In the past several years, some energy technologies that inject or extract fluid from the Earth, such as oil and gas development and geothermal energy development, have been found or suspected to cause seismic events, drawing heightened public attention. Although only a very small fraction of injection and extraction activities among the hundreds of thousands of energy development sites in the United States have induced seismicity at levels noticeable to the public, understanding the potential for inducing felt seismic events and for limiting their occurrence and impacts is desirable for state and federal agencies, industry, and the public at large. To better understand, limit, and respond to induced seismic events, work is needed to build robust prediction models, to assess potential hazards, and to help relevant agencies coordinate to address them.The report concludes that "Of all the energy-related injection and extraction activities conducted in the United States, only a very small fraction have induced seismicity at levels noticeable to the public (that is, above magnitude 2.0)." [Right, sites with earthquakes caused by or likely caused by various energy technologies. Figure 1 from the report. None are reported in Arizona.]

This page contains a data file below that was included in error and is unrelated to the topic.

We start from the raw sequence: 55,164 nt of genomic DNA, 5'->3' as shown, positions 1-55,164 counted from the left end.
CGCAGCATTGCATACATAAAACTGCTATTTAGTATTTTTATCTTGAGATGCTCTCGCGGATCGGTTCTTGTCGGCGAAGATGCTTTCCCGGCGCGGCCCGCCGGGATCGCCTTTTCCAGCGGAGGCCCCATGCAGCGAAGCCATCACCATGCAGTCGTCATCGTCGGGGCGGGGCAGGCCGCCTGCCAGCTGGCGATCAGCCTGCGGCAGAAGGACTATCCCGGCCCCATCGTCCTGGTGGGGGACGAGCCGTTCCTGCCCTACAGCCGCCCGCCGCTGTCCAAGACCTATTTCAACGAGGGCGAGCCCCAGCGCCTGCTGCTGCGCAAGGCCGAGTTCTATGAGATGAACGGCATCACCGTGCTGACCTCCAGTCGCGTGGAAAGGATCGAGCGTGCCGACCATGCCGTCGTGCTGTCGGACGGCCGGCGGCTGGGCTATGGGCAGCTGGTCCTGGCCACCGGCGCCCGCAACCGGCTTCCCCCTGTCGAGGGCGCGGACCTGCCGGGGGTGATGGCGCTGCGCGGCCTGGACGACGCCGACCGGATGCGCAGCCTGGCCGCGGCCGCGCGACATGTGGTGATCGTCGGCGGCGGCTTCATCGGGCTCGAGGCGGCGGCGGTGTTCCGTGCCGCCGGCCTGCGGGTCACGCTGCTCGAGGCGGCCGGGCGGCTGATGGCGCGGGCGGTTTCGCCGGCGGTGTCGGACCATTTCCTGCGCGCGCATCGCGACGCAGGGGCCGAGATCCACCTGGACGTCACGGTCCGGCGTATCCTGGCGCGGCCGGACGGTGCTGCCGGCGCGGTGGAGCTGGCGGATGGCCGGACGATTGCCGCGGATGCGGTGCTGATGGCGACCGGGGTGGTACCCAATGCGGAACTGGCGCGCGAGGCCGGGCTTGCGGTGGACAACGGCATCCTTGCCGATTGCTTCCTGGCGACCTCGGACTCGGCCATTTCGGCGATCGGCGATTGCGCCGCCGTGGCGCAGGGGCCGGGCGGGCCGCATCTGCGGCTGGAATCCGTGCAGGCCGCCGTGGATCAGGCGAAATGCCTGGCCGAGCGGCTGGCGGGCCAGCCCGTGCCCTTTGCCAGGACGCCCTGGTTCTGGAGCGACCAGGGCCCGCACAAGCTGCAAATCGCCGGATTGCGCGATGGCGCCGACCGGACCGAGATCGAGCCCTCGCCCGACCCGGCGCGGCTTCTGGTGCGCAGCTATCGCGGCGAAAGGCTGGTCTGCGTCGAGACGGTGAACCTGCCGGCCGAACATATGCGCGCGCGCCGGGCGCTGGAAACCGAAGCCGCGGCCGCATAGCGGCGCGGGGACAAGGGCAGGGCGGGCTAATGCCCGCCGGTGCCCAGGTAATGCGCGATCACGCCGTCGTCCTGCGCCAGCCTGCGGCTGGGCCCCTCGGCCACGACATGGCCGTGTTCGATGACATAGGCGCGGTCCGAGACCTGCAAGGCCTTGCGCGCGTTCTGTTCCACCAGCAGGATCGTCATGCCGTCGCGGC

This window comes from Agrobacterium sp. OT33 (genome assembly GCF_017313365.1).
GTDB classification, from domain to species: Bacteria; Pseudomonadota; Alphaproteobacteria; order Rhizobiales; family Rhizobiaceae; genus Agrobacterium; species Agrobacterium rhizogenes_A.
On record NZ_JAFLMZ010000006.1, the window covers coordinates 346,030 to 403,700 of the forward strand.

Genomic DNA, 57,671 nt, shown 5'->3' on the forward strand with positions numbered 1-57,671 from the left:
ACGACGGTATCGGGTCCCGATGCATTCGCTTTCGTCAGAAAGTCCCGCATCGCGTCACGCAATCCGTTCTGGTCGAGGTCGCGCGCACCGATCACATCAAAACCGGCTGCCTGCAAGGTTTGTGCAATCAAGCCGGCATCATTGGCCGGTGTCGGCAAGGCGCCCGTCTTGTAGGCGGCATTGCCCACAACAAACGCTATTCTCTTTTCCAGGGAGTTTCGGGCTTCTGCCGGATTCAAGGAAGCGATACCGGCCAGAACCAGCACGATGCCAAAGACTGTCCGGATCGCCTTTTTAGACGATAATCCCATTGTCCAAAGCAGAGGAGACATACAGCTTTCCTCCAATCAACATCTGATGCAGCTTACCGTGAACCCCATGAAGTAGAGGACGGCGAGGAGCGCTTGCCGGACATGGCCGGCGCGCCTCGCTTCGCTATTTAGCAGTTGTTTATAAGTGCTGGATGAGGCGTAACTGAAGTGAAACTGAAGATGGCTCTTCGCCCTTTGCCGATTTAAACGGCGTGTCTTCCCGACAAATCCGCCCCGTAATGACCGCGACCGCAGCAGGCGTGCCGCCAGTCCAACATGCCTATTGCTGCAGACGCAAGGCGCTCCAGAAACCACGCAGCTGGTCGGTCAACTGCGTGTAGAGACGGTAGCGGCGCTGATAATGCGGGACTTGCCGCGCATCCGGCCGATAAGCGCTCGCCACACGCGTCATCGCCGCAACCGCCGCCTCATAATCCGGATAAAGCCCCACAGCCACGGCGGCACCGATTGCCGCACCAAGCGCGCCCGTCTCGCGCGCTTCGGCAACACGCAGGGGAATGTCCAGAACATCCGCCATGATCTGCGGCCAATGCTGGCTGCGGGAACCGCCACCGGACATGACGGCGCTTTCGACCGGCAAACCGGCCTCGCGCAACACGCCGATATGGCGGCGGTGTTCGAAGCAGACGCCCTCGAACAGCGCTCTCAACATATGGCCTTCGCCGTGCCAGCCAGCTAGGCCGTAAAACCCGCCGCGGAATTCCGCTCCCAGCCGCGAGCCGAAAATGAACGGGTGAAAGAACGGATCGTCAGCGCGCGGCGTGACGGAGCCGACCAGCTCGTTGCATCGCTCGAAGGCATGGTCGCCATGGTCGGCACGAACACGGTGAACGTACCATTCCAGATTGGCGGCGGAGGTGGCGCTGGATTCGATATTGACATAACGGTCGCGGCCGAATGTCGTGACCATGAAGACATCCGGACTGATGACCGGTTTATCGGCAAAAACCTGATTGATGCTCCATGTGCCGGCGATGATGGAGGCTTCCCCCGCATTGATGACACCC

One of the most significant conclusions is "Hydraulic fracturing to date has been confirmed as the cause for small, felt seismic events at one location in the world. The process of hydraulic fracturing a well as presently implemented for shale gas recovery does not pose a high risk for inducing felt seismic events."
In contrast, the report notes, "Tens of thousands of waste water disposal wells have been drilled in the United States to dispose of the water generated by geothermal and oil and gas production operations, including shale gas production. Water injection for disposal has been suspected or determined a likely cause for induced seismicity at approximately 8 sites in the past several decades."